Try and place your child in the place of their sibling they are having a conflict with. “How would you feel if that happened to you?” Even if they respond, “Well, I wouldn’t care etc..”, you can redirect them to the facial expression or outward expression of their sibling and explain , “Look at her face. She does care and you would want someone to care if it mattered to you.” Emotions are often times ways to communicate messages that are unheard. Situations escalate when people don’t feel like they are being listened to or have a voice. We all feel emotions and we can relate to them. The emotions that we feel are communicating a message and if we can listen to what they are trying to teach us we can handle the situations better. It is important to help our kids recognize their own emotions and the messages those messages are trying to convey so that they can in turn realize that other people are the same as them–feeling emotions and it allows them to empathize.
Three: Make Discussing Emotions a Part of Your Day. When you are asking your child about how school was you can ask a question that can spark some empathy such as, “When did your teacher smile today? What did your teacher frown about today?” Help them to clue into the emotions of others. During dinner we take turns talking about the best part and worst part of our day. This helps to normalize that we all have difficult events that happen and also to look for good things that happen throughout the course of the day. They are able to develop their skill of empathy listening to others talking about their day. Empathy doesn’t mean that they have to feel the same way as the other person, it just means that they can understand why the person might feel the way they do. For example, one of my daughter’s really doesn’t like math and so it was hard for her to relate to my other daughter saying that math time at school was the best part of her day until we were able to explain it that they way my daughter who enjoys math feels is the same feeling that she has about her P.E. class that she really likes. You are relating the feeling, not having the same feelings for the same events.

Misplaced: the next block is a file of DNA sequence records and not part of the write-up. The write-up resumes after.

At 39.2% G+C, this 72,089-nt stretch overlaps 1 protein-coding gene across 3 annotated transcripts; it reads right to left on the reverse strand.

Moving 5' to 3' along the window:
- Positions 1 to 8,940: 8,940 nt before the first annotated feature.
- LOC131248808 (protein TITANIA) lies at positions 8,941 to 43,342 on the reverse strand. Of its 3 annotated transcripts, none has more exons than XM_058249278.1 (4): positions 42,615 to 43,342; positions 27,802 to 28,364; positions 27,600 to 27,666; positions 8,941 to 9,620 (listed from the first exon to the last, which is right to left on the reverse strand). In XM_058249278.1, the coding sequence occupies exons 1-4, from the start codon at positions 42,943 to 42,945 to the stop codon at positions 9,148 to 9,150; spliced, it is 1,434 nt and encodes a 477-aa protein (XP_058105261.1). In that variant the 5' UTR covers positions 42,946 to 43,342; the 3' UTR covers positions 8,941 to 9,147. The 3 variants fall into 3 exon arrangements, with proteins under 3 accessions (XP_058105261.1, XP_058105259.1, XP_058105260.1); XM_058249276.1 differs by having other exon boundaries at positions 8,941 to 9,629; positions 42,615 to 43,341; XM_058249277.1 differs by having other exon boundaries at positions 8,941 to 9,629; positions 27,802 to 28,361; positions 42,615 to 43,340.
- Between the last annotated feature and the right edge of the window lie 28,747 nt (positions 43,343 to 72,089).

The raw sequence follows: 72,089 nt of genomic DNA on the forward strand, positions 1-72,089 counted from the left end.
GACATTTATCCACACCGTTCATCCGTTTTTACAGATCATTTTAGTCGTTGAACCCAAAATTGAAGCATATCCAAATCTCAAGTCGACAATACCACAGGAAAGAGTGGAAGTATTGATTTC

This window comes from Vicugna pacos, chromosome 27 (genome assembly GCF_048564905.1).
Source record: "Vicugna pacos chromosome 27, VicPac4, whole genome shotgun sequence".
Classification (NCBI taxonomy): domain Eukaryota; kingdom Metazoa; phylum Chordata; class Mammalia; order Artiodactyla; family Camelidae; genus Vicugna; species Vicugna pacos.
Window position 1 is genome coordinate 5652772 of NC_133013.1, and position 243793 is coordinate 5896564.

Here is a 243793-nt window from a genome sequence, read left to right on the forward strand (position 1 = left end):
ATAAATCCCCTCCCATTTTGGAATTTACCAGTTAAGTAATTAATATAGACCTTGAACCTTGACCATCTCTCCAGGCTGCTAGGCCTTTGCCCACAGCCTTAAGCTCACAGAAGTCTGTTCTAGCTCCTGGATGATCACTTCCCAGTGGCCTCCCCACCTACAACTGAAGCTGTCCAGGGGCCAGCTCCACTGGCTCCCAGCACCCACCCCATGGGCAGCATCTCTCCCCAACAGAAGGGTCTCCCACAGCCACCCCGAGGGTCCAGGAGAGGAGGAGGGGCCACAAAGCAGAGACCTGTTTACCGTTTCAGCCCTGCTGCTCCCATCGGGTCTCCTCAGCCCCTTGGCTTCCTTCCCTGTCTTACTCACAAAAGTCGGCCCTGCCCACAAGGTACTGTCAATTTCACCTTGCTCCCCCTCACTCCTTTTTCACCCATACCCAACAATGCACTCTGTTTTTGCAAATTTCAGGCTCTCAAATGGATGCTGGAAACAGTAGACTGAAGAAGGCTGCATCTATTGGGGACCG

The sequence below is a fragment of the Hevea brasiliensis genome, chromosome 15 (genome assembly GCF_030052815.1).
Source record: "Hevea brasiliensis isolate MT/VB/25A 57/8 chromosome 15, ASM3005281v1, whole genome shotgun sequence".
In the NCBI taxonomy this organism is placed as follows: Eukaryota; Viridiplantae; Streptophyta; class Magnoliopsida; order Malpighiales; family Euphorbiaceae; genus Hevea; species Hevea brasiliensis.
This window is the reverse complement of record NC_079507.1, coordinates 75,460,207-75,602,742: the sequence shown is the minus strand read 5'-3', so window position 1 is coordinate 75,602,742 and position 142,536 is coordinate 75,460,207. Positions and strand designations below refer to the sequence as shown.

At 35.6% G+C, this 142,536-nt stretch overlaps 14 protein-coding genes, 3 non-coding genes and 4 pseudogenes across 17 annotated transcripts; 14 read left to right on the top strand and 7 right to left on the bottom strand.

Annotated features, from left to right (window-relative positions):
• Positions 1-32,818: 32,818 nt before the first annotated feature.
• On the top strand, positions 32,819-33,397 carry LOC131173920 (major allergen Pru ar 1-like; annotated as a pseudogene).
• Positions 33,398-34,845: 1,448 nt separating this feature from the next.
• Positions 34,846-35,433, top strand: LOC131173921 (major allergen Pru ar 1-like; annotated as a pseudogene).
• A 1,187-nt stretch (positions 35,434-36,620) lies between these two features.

Four: Emphasize Your Own Emotions. It is important for your kid’s to recognize feelings in others and there is no one that their recognize more than a parent. You can help them learn to put a label or a name to emotions by doing that yourself. For example, instead of simply saying, “We are going to be late–put your seat belt on!” add in the emotion that you are feeling: “I am nervous that we are going to be late. Put your seatbelt on.” You might just see that putting a label to your own emotions will help you process and communicate better as well.
Five: Seek to Be An Example of Empathy. It is has been said that the number one rule in communication is: “Seek First to Understand, and then be Understood.” It is important for all of us to feel listened to and understood–especially our kids. When your child is explaining why they behaved the way they did or why they made that choice, seek to empathize with them. It doesn’t mean there isn’t a consequence for their behavior, but it does mean that you are trying to understand and empathize with their feelings: “I can understand why you would be nervous and didn’t want to be embarrassed when you showed up at piano lessons with tangled, wet hair.” Kids don’t always know why they do they things they do, but they will seek to look for those reasons the more that we ask about them. When we model seeking to understand their emotions, they will seek more to understanding their own and then at the same time develop that skill to understand and empathize with others.